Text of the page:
God in Christ shed tears? This is an astounding acknowledgment. But nothing that is common to man was kept from God in Christ. Not birth, nor death; not trial, nor temptation; not sorrow, nor suffering. And not tears.
Some theologians have argued for the doctrine of divine impassibility. This doctrine, which states that God is without passion or emotion, was first developed by early theologians who were heavily influenced by Greek philosophers. It was later adopted by some of the Reformation theologians. Well, I have a bone to pick with these theologians. They have woefully underestimated the Incarnation. Christ is not God masquerading as human. The Incarnation is God made fully human--and tears are part of the human condition. Thus, in Christ we find not divine impassibility but divine suffering. We find the tears of God. These tears are integral to our salvation. For, as Dietrich Bonhoeffer observed, Only the suffering God can help. It's interesting to note that as a direct result of the Holocaust, most theologians now reject divine impassibility. Apparently, the notion that God adopts a passive attitude toward human suffering is no longer tenable in light of the horrendous suffering of the Holocaust.
It's not the Stoic Greek philosophers who reflect the heart of God, but the weeping Hebrew prophets--not Zeno the Stoic philosopher, but Jeremiah the weeping prophet. The prophets wept because God weeps. Jesus wept because God weeps. The Word became flesh that God might join us in our tears.
Joy Comes in the Morning
Yet, the tears of God are not tears of mere commiseration. These are holy tears that lead to our liberation--liberation from the dominion of sorrow. God in Christ did not join us in sorrow merely as an experiment in empathy. He joined us in sorrow that He might lead us to the joy that comes in the morning. Jesus has entered fully into the new morning of resurrection. The rest of creation groans, eagerly awaiting the promised liberation.
In the meantime, we who suffer are comforted with the knowledge that we are not alone in our suffering. Jesus joined us in our suffering and shed the tears of God. It is in those tears that we will ultimately find joy unspeakable and full of glory.
In the first Advent two thousand years ago, God in Christ joined us in our tears. The Son of God was born in tears, like every baby that has ever been born. In His second Advent, or Second Coming, God in Christ will join us again, this time to wipe away all of our tears!
In the course of my life and ministry, I've had my own nights of weeping. When I was just a young twenty-two-year-old pastor, I wept as a disgruntled man in the church stood in a service and shouted, Ichabod, Ichabod, the glory is departed, and then led half the congregation to leave the church. Later, there were times when the pressure and stress became so severe that I was reduced to tears during a very difficult multimillion-dollar building project. I wept when I stood in a hospital room with grieving parents as their teenage son was pronounced dead. There have been times of tears still too personal to talk about. I can say with the apostle Paul that I have served the Lord with many tears.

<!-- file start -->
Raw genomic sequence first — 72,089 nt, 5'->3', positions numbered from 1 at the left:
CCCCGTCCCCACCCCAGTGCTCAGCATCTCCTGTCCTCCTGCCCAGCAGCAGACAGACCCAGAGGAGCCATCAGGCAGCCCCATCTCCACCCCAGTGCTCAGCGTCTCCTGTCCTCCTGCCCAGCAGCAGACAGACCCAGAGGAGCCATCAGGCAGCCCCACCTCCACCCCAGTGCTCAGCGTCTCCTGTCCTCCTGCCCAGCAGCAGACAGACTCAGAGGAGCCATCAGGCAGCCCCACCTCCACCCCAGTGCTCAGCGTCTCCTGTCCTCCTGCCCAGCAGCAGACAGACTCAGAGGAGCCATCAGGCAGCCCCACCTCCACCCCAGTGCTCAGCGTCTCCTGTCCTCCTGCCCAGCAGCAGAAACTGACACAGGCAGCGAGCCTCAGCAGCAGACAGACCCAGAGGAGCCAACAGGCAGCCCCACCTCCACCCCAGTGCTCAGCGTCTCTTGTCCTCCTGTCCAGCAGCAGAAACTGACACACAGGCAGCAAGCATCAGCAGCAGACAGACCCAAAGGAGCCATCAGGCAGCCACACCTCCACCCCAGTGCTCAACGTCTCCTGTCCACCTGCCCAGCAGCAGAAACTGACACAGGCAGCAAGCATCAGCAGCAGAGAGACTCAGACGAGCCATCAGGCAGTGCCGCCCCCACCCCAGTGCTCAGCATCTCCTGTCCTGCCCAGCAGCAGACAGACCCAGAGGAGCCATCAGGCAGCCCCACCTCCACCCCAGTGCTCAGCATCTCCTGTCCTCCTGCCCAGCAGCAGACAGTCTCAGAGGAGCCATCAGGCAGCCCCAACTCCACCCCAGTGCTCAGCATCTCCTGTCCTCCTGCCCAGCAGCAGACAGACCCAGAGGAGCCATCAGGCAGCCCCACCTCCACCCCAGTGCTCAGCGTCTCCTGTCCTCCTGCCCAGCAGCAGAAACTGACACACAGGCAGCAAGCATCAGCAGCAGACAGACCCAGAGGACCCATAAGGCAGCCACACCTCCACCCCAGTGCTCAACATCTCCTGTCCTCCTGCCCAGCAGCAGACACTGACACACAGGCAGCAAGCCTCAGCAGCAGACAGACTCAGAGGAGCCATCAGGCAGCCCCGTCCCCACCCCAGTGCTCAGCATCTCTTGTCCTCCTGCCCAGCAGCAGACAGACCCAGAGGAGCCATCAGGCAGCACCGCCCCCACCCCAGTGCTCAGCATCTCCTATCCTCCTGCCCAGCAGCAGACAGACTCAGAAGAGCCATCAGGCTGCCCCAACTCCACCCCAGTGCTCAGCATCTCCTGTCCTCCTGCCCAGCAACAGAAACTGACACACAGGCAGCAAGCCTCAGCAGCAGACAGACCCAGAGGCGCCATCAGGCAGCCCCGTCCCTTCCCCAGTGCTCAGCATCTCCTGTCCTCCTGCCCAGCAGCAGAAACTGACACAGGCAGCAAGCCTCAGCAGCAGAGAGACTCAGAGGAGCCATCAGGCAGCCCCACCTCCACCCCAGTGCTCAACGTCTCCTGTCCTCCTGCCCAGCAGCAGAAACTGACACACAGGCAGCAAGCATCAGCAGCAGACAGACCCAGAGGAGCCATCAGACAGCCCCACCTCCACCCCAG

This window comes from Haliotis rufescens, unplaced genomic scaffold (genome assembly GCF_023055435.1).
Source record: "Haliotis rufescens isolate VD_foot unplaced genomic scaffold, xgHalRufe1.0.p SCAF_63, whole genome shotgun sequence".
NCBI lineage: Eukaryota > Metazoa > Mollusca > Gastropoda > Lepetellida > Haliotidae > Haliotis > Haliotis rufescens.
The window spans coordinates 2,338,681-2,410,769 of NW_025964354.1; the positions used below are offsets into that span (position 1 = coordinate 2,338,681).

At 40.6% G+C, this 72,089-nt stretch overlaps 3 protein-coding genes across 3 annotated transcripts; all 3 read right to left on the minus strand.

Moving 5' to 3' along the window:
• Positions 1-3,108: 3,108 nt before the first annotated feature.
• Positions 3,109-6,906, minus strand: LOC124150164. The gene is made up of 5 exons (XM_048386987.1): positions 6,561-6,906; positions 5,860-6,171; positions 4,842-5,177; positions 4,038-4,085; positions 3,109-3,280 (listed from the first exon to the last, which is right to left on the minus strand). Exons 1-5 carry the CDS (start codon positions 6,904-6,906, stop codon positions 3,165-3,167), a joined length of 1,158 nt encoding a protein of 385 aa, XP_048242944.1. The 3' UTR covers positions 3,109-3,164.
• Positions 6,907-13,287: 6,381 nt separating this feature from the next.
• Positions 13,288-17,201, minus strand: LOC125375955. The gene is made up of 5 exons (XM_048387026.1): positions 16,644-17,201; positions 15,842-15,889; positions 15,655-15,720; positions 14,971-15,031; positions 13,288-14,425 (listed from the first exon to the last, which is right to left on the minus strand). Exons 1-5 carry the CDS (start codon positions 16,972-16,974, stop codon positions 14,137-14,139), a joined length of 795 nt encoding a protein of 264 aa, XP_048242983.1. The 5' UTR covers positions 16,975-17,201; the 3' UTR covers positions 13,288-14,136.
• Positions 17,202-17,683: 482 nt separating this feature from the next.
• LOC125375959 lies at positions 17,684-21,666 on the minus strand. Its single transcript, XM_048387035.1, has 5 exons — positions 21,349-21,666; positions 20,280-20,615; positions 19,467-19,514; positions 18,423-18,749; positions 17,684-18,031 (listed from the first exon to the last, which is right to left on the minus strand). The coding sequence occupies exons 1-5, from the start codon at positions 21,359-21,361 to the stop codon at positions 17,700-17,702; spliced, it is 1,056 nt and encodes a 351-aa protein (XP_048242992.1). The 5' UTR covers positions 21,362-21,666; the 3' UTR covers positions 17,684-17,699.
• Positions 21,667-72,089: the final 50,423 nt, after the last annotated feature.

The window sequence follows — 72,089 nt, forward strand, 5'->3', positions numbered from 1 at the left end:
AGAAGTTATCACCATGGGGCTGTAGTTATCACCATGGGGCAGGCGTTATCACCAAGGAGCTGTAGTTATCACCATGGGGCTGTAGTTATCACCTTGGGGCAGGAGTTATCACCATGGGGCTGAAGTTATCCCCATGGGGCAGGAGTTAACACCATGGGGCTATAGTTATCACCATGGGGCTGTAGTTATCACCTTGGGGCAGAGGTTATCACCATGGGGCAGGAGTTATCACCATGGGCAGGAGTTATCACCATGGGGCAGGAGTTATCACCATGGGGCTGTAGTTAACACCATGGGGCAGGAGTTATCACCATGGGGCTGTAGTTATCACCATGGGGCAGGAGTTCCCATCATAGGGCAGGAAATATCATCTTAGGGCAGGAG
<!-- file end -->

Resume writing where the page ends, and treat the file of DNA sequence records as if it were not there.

The Bible says there is a time to weep,14 and that cannot be denied. It would be an added cruelty to deny yourself or others tears in times of tragedy or deep personal pain.
But there is also a time to dry your tears and stop weeping. Weeping may endure for a night, but joy comes in the morning.
There is a night of weeping, but there is also a dawn of faith. When the morning comes, it is time to stop weeping and start rejoicing in God. If you continue to weep . . . if you continue to hold on to your grief and sorrow, it will turn into self-pity, which can destroy your faith and prevent you from coming out of your pain and into a place of victory.
It's important to realize there is a perverse weeping that is founded in self-pity and sinful unbelief. Such weeping arouses the anger of God. When the wilderness generation of Israelites were filled with cravings for the meat, fish, cucumbers, melons, leeks, onions, and garlic they used to eat as slaves in Egypt and complained and wept because all they had to eat in the wilderness was the manna God supernaturally supplied to them, Òthe anger of the Lord was greatly aroused
Sinful unbelief led the wilderness generation of Israelites to weep in fear and self-pity. This kind of weeping aroused the anger of God. You will never move out of a place of personal misery into a better and healthier place if you become locked into perpetual self-pity--it's one of the most destructive emotional states a human being can indulge in, and it must be resisted. Even when you have encountered the worst day of your life, there comes a time when you have cried enough. Eventually you must tell yourself, Enough is enough, and make up your mind to cry no more. Never forget that self-pity is deadly. It has the capacity to destroy your faith and lock you in a self-imposed exile that is difficult to escape. The bottom line is you will never change your life by feeling sorry for yourself.
Listen for the Sound of Marching